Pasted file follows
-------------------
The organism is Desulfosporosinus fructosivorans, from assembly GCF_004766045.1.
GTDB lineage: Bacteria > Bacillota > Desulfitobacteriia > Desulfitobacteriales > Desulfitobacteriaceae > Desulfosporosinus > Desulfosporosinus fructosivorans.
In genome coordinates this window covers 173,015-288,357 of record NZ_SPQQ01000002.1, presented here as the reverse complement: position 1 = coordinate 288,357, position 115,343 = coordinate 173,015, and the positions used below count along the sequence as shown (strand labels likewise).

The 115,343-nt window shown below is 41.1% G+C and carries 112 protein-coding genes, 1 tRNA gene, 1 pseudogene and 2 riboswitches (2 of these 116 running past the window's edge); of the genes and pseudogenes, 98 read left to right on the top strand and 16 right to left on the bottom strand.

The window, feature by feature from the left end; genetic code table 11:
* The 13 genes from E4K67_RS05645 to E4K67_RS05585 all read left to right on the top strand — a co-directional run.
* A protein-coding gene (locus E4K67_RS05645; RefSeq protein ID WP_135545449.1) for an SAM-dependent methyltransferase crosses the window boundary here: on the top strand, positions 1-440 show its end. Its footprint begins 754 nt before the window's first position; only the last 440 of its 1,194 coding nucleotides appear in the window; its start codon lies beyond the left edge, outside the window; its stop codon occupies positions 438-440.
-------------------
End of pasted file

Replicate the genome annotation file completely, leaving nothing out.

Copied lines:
The organism is Desulfosporosinus fructosivorans, from assembly GCF_004766045.1.
GTDB lineage: Bacteria > Bacillota > Desulfitobacteriia > Desulfitobacteriales > Desulfitobacteriaceae > Desulfosporosinus > Desulfosporosinus fructosivorans.
In genome coordinates this window covers 173,015-288,357 of record NZ_SPQQ01000002.1, presented here as the reverse complement: position 1 = coordinate 288,357, position 115,343 = coordinate 173,015, and the positions used below count along the sequence as shown (strand labels likewise).

The 115,343-nt window shown below is 41.1% G+C and carries 112 protein-coding genes, 1 tRNA gene, 1 pseudogene and 2 riboswitches (2 of these 116 running past the window's edge); of the genes and pseudogenes, 98 read left to right on the top strand and 16 right to left on the bottom strand.

The window, feature by feature from the left end; genetic code table 11:
* The 13 genes from E4K67_RS05645 to E4K67_RS05585 all read left to right on the top strand — a co-directional run.
* A protein-coding gene (locus E4K67_RS05645; RefSeq protein ID WP_135545449.1) for an SAM-dependent methyltransferase crosses the window boundary here: on the top strand, positions 1-440 show its end. Its footprint begins 754 nt before the window's first position; only the last 440 of its 1,194 coding nucleotides appear in the window; its start codon lies beyond the left edge, outside the window; its stop codon occupies positions 438-440.